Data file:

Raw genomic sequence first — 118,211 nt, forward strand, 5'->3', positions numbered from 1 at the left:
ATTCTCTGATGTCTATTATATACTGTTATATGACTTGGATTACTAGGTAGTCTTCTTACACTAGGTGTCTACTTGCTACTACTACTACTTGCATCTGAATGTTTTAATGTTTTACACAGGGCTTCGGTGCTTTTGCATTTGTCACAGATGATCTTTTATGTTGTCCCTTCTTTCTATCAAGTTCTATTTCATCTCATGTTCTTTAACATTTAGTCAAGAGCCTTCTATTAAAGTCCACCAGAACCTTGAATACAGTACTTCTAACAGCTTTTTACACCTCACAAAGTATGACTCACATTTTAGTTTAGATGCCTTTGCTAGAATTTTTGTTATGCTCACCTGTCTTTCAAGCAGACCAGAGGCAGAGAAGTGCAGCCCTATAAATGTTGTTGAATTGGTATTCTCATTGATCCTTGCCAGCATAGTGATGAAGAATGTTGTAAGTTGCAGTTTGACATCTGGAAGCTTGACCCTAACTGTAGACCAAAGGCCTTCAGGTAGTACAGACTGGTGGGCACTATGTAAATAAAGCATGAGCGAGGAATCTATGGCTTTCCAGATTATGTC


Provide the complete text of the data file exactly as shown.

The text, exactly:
Raw genomic sequence first — 118,211 nt, forward strand, 5'->3', positions numbered from 1 at the left:
ATTCTCTGATGTCTATTATATACTGTTATATGACTTGGATTACTAGGTAGTCTTCTTACACTAGGTGTCTACTTGCTACTACTACTACTTGCATCTGAATGTTTTAATGTTTTACACAGGGCTTCGGTGCTTTTGCATTTGTCACAGATGATCTTTTATGTTGTCCCTTCTTTCTATCAAGTTCTATTTCATCTCATGTTCTTTAACATTTAGTCAAGAGCCTTCTATTAAAGTCCACCAGAACCTTGAATACAGTACTTCTAACAGCTTTTTACACCTCACAAAGTATGACTCACATTTTAGTTTAGATGCCTTTGCTAGAATTTTTGTTATGCTCACCTGTCTTTCAAGCAGACCAGAGGCAGAGAAGTGCAGCCCTATAAATGTTGTTGAATTGGTATTCTCATTGATCCTTGCCAGCATAGTGATGAAGAATGTTGTAAGTTGCAGTTTGACATCTGGAAGCTTGACCCTAACTGTAGACCAAAGGCCTTCAGGTAGTACAGACTGGTGGGCACTATGTAAATAAAGCATGAGCGAGGAATCTATGGCTTTCCAGATTATGTC